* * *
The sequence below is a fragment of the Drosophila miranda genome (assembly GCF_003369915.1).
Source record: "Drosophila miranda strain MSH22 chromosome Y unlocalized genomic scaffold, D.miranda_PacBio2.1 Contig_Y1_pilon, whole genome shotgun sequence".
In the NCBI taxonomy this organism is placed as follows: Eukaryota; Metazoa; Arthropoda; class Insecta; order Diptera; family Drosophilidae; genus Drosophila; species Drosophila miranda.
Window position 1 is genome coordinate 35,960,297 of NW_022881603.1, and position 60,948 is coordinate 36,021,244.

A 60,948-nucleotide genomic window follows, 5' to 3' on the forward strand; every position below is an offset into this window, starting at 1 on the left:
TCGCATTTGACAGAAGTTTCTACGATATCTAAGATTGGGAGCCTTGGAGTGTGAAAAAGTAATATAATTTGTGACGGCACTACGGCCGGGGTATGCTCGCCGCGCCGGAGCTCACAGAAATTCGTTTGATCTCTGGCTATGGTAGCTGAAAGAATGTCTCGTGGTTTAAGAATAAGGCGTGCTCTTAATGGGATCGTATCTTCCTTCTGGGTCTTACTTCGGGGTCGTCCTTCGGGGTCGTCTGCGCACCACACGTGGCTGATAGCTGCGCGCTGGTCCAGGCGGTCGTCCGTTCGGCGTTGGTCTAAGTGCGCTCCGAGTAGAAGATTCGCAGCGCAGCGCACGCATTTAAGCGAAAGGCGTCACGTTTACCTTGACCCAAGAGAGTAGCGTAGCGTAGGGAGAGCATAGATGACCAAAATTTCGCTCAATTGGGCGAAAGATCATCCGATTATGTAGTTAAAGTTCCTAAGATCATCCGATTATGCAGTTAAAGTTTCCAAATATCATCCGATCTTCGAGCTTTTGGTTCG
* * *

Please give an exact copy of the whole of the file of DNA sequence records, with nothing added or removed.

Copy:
The sequence below is a fragment of the Drosophila miranda genome (assembly GCF_003369915.1).
Source record: "Drosophila miranda strain MSH22 chromosome Y unlocalized genomic scaffold, D.miranda_PacBio2.1 Contig_Y1_pilon, whole genome shotgun sequence".
In the NCBI taxonomy this organism is placed as follows: Eukaryota; Metazoa; Arthropoda; class Insecta; order Diptera; family Drosophilidae; genus Drosophila; species Drosophila miranda.
Window position 1 is genome coordinate 35,960,297 of NW_022881603.1, and position 60,948 is coordinate 36,021,244.

A 60,948-nucleotide genomic window follows, 5' to 3' on the forward strand; every position below is an offset into this window, starting at 1 on the left:
TCGCATTTGACAGAAGTTTCTACGATATCTAAGATTGGGAGCCTTGGAGTGTGAAAAAGTAATATAATTTGTGACGGCACTACGGCCGGGGTATGCTCGCCGCGCCGGAGCTCACAGAAATTCGTTTGATCTCTGGCTATGGTAGCTGAAAGAATGTCTCGTGGTTTAAGAATAAGGCGTGCTCTTAATGGGATCGTATCTTCCTTCTGGGTCTTACTTCGGGGTCGTCCTTCGGGGTCGTCTGCGCACCACACGTGGCTGATAGCTGCGCGCTGGTCCAGGCGGTCGTCCGTTCGGCGTTGGTCTAAGTGCGCTCCGAGTAGAAGATTCGCAGCGCAGCGCACGCATTTAAGCGAAAGGCGTCACGTTTACCTTGACCCAAGAGAGTAGCGTAGCGTAGGGAGAGCATAGATGACCAAAATTTCGCTCAATTGGGCGAAAGATCATCCGATTATGTAGTTAAAGTTCCTAAGATCATCCGATTATGCAGTTAAAGTTTCCAAATATCATCCGATCTTCGAGCTTTTGGTTCG